Try some Lebanese food! George’s Restaurant on Union Street and Lebanese Cuisine on Temple Street still serve great food from tabbouleh, hummus, and falafel to baklava and spinach pies.

Photo courtesy Waterville Historical Society

Or you can find recipes at the library or on the internet and try making some yourself. It’s delicious!


3. Haines Theater

By 1917, you could go to Haines, Silver, State, or Bijou Theaters if you wanted to see a movie. All those theaters were on Main Street, and even better, it cost only 7 cents to buy a ticket!

State Theater eventually became Steve’s Restaurant and is now Cancun Mexican Restaurant. Haines Theater burned down in 1967, but it used to be next to the Cyr Building, where TD Bank’s drive-through is now. The theater was destroyed in a spectacular blaze involving explosions and flames that leapt 100 feet into the air. Image from the Waterville Fire Dept website:


4. Two Cent Bridge

Workplaces like the Hollingsworth and Whitney Mill were across the Kennebec River in Winslow, but had many employees from Waterville. The mill workers couldn’t be swimming to work every day, so a footbridge was built in the 1890s to connect Front Street with the opposite shore. After that bridge was washed away by very high flood waters in 1901, they built the current one in 1903. To get across, you had to pay a toll of two cents to the collector in the red booth. That’s how the bridge got its name.

historic postcard image courtesy Bill

Housing along the river before the Two Cent Bridge was built


French Canadian Immigration

The first French Canadian immigrants came to Waterville in the early 1800s, and kept coming throughout the early part of the 20th century. They found work at the mills along the Kennebec River. They became part of the regular community very quickly, settling first in the Water Street area and building St. Francis de Sales Catholic Church in 1874 and Mount Merici Academy in 1889.

St. Francis de Sales, 1876, historic postcard image courtesy Waterville Historical Society

Sacred Heart, 1906, historic postcard image courtesy Waterville Historical Society

An early Waterville High team. Image from the Waterville Sentinel.

Religion was an important foundation of Franco-American life. The majority were Roman Catholic. The first Roman Catholic Mass said in town was in the home of Jean Baptiste Mathieu on Water Street in 1841. As immigrants poured into the area, and there were soon enough people to build St. Francis, and only 30 years later, Sacred Heart Church.

The French Canadians introduced hockey to Waterville!


Foundry workers took molten iron and poured it into molds made of sand in a process called “casting.”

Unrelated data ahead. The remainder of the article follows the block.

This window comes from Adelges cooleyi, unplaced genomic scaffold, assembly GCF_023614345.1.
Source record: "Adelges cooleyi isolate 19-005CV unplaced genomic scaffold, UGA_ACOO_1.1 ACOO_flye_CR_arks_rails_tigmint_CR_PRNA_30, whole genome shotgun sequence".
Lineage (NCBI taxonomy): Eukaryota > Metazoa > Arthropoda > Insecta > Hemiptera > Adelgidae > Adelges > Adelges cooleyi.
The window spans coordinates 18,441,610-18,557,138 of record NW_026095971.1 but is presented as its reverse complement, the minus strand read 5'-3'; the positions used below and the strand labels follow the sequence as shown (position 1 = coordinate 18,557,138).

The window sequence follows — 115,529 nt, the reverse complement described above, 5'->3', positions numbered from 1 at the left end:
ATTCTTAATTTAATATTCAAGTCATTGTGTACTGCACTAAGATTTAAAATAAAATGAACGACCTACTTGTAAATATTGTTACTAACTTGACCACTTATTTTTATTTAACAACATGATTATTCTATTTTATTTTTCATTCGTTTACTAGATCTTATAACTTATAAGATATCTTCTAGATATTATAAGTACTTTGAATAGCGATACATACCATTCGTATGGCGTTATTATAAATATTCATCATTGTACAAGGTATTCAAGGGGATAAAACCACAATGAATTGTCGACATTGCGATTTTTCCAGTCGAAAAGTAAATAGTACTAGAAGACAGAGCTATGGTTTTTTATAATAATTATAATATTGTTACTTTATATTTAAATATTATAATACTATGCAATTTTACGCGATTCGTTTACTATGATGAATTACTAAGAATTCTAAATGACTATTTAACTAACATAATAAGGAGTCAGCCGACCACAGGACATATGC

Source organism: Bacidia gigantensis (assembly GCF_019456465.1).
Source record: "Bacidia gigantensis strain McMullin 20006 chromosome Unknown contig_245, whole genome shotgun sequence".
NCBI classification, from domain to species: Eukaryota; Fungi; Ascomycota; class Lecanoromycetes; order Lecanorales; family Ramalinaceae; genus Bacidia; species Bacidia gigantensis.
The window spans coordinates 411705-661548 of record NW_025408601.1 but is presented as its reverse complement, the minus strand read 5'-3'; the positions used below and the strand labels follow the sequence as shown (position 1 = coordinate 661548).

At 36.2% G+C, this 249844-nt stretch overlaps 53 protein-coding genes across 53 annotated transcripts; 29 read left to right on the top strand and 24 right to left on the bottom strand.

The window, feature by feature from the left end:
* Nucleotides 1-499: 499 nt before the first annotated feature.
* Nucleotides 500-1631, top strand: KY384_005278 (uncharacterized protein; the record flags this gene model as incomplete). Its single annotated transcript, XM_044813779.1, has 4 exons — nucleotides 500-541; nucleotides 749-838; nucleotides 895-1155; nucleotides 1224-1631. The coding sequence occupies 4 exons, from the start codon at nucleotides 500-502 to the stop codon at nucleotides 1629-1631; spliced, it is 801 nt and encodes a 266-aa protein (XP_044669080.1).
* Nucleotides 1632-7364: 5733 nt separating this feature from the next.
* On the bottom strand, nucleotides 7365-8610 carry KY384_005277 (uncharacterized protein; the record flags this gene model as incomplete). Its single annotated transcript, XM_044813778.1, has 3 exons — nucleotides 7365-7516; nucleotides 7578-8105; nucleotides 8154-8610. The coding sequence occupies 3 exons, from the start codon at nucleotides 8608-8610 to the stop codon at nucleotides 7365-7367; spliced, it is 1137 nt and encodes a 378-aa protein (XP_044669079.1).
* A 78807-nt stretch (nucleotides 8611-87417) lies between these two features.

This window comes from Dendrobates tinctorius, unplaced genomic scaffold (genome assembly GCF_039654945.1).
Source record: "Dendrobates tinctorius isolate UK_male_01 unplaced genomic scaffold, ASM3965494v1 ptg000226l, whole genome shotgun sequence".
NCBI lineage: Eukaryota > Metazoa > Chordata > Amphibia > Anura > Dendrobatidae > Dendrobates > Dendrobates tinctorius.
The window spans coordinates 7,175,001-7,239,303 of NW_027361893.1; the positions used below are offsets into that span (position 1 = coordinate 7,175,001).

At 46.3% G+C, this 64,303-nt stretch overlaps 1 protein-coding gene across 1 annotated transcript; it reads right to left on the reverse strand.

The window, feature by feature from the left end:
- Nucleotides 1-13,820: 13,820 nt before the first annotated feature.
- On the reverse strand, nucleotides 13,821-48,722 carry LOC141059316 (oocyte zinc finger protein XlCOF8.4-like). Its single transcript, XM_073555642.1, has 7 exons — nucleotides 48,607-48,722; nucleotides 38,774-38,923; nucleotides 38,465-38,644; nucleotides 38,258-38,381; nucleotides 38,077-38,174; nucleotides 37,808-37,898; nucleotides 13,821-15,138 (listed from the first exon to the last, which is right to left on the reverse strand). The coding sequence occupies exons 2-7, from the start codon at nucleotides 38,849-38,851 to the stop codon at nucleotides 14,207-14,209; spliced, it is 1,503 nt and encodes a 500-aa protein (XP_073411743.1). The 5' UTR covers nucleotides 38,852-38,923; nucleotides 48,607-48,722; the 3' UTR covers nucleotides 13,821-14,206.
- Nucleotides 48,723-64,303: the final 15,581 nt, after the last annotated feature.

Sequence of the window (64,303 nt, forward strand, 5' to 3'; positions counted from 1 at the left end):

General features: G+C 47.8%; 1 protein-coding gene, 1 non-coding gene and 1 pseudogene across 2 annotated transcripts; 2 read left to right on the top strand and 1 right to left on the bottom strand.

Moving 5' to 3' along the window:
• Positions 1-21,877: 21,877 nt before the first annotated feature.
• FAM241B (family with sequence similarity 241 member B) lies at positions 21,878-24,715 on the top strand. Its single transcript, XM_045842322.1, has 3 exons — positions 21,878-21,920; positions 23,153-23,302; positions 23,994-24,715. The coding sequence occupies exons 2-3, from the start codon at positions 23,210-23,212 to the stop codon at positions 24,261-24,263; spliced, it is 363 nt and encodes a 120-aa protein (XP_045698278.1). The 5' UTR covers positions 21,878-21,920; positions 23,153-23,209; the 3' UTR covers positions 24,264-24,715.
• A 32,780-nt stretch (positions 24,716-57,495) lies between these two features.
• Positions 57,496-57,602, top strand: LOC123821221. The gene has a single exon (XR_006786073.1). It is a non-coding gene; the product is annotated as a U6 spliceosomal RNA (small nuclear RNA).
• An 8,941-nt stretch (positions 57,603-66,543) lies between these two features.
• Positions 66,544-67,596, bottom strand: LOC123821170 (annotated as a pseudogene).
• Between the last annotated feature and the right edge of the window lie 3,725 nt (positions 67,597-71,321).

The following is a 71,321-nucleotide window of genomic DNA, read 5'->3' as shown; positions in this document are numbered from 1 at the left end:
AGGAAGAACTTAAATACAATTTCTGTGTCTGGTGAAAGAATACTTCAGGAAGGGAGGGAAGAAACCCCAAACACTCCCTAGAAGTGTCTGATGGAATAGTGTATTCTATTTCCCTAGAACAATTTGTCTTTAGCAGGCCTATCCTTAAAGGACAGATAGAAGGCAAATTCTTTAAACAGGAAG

Pig Iron referred to chunky casts

French Canadian workers at an iron foundry near Waterville.

of metal sold as raw material. Cast Iron was often more finished pieces, like tools, kettles or even garden railings. At the Redington Museum, you can see a big carved wooden gear, used to form molds for casting machine parts.

Image : Collection of the Maine Historic Preservation Commission

There are many ways to find out about the early FrancoAmericans.

The Hollingsworth-Whitney Mill across the river in Winslow Historic postcard image courtesy Waterville

Mills and factories like the Lockwood Cotton Mill, Hathaway Shirt Factory, and the Wyandotte Mill were so common in and around Waterville because of the Kennebec River and Messalonskee Stream. In the early 1800s, these waterways provided both power and easy transportation, and they continued to help power the mills until the mid-1900s.

Take a look at the “Museum in the Streets,” which guides you through the French Canadian background of Main Street and the South End. On the other hand, you could look up traditional French Canadian food and music, at the library or on the internet. Eat and listen—both the food and music are great!


5. Maine Central Railroad Trains were one of the main reasons that Waterville was such an important town at the beginning of the 20th century. They allowed passengers to come and go easily, and also made transportation of clothes, tools, and food fast and simple. When you walk back towards Main Street from the Two Cent Bridge, you’ll cross over the old tracks, and if you look further down the river, you can see the railroad bridge still standing over the Falls.

President Teddy Roosevelt came to Waterville around 1912, stopping at the railroad station to campaign for office. Like many other presidents, Roosevelt enjoyed vacationing in Maine, and came here frequently.

image courtesy Waterville Historical Society

historic postcard image courtesy Bill Taylor

The Route: After coming across the river, the train ran along Front Street, eventually crossed College Ave., and stopped at the passenger station (across from where the Post Office is now). From there it could go to Lewiston, Skowhegan, Bangor, or just head to the Round Houses a bit further up College Ave., along the Kennebec.


Transportation You could do most of your shopping on Main Street in 1915. People traveled by horse or buggy to the downtown and walked from store to store; or perhaps to the City Hall, Opera House, or movie theater. You could also take the trolley down Main Street if walking was too much trouble. At first, these were horse drawn, but by 1900, they were powered electrically, running along wires strung between buildings.